Being two is amazing: people finally start to understand what you’re talking about, you are allowed chocolate, and your opinion counts for something (although apparently not everything when it comes to wanting the adult definition of too much chocolate – an arbitary figure determined by an unknown formula).
Two year olds are, however, often misunderstood. We are considered difficult, unpredictable, and prone to throwing ourselves on the floor. With a little more knowledge though, you will soon see the fabulousness of life with a toddler. So here’s my handy guide to ensure there is nothing terrible about your interactions with me.
Firstly, language. The following translations might come in handy:
- don’t like it means don’t want it.
- Tired means I know I am in the wrong but want you to let me off.
- Shat means mummy sure is glad I can’t make the short i sound and wishes I wasn’t such a parrot.
- Daddy? means mummy said said no.
- More means more, lots, another one.
- Not working means I can’t do it, so the only explanation is that it is broken.
Secondly, you need to understand the following:
- I don’t walk anywhere. I run. On the occasions when I travel slower, it has nothing to do with the destination you have in mind, rather it’s connected to my need to inspect the sticks and rocks along the way.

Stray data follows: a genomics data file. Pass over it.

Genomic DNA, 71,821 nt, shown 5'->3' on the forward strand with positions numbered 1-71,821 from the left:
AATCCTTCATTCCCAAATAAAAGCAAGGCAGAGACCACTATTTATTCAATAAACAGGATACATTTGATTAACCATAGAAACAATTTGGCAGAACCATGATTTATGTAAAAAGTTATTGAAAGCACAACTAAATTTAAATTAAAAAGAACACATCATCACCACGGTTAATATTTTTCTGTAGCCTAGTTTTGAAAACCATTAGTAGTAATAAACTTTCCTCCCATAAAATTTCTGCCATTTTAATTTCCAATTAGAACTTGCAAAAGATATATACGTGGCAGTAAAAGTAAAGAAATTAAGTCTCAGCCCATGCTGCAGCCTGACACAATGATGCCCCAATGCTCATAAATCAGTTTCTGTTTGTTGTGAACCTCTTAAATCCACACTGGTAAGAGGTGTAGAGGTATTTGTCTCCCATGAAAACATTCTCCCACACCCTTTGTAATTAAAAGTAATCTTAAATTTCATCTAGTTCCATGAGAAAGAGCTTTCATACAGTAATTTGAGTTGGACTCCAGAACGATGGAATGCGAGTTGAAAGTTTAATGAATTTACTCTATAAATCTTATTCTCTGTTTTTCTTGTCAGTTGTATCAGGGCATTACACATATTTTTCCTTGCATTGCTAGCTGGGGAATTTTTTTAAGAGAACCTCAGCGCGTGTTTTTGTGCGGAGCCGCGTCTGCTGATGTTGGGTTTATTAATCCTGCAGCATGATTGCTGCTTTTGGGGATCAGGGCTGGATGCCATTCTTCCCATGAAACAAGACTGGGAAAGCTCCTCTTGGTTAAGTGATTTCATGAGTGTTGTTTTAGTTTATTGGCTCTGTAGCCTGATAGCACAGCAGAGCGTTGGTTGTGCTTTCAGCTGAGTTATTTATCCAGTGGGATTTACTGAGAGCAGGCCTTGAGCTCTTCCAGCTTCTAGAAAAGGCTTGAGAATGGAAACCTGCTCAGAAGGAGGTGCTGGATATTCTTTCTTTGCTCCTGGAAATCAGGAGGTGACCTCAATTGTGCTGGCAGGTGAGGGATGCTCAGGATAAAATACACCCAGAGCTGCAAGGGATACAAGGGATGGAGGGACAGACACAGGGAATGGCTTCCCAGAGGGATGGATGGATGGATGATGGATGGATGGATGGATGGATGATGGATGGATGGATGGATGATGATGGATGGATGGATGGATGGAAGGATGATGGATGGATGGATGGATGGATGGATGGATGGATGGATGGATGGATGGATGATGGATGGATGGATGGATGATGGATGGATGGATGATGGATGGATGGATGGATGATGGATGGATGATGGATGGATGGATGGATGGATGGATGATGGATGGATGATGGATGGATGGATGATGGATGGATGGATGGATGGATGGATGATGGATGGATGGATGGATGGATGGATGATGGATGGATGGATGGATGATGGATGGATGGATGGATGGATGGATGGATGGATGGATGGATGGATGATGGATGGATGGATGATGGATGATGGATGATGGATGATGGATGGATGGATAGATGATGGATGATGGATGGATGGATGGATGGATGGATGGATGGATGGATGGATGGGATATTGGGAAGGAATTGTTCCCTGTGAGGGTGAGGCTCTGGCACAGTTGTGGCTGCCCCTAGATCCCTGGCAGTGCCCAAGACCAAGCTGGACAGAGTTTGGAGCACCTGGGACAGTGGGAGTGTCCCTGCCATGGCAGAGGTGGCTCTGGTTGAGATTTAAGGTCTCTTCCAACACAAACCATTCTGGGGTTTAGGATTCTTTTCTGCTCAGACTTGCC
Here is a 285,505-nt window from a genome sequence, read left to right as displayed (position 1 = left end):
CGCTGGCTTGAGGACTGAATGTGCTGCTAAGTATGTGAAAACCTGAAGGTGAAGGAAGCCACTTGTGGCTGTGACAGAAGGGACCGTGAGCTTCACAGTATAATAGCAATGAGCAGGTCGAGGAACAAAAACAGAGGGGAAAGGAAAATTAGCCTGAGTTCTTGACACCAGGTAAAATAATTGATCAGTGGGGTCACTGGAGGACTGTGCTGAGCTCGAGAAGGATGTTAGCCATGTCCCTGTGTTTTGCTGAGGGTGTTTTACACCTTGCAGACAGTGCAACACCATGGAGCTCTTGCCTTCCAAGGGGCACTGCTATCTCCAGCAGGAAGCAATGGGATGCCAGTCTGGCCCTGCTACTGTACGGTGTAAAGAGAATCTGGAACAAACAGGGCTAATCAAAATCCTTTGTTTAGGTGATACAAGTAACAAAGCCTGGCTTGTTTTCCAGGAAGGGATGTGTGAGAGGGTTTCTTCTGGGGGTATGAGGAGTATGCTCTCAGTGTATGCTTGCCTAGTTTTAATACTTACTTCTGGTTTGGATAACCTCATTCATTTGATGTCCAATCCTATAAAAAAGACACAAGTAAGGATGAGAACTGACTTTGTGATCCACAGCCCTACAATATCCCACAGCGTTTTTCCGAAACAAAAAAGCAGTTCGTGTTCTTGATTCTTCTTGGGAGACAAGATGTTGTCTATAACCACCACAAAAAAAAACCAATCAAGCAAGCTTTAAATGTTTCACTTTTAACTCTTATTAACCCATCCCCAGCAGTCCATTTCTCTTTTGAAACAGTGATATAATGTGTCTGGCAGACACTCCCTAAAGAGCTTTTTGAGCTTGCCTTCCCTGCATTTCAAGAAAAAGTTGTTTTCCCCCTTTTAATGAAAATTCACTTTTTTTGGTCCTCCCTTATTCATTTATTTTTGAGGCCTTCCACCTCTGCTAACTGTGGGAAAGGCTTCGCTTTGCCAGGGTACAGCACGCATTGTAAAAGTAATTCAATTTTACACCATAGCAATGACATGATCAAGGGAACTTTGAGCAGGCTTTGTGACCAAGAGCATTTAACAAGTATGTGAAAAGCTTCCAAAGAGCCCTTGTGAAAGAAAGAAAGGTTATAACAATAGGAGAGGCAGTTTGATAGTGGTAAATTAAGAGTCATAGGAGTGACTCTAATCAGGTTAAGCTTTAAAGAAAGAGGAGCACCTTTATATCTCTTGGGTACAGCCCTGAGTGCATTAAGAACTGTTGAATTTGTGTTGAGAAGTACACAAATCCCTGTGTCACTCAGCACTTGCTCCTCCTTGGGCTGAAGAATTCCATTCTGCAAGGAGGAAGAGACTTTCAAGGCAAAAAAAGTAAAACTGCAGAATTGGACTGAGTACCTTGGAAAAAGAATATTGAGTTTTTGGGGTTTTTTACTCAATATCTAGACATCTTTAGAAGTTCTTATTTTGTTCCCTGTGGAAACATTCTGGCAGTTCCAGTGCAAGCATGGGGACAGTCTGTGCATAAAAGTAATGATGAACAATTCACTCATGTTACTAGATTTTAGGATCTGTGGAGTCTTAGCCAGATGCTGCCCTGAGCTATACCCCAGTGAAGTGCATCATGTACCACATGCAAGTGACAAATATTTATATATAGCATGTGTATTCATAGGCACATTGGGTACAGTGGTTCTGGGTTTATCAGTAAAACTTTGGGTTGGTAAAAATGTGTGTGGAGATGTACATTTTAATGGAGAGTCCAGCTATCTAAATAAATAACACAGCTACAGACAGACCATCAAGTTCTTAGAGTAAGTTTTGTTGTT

- A stick is never just a stick. It is an aeroplane, a giraffe, or a helicopter.
- The only toy I wish to play with is the one that belongs to someone else.
- I will test your patience regularly…
- … but melt your heart almost minutely.
- If it’s got wheels, I need to point it out to you. Bin truck! Bike! Car! The appropriate response is wow!
- My talent for stalling at bedtime is remarkable. I will ask for milk or water, and it will always be the one you don’t have. I will want, then immediately not want, my teddy. I will be hungry, then thirsty, want blanket then be too hot. I will suddenly be able to sing songs all the way through at the top of my voice to distract you from how frustated you are that I am awake.
- I will turn and look at you, drop a kiss on your cheek or grip your hand, and any memory of a tantrum will be erased.
That’s about it, the lowdown and language of me after 25 months on planet Earth. It sounds like hard work because it is, but mum and dad sure do smile a lot, so I figure I am doing okay.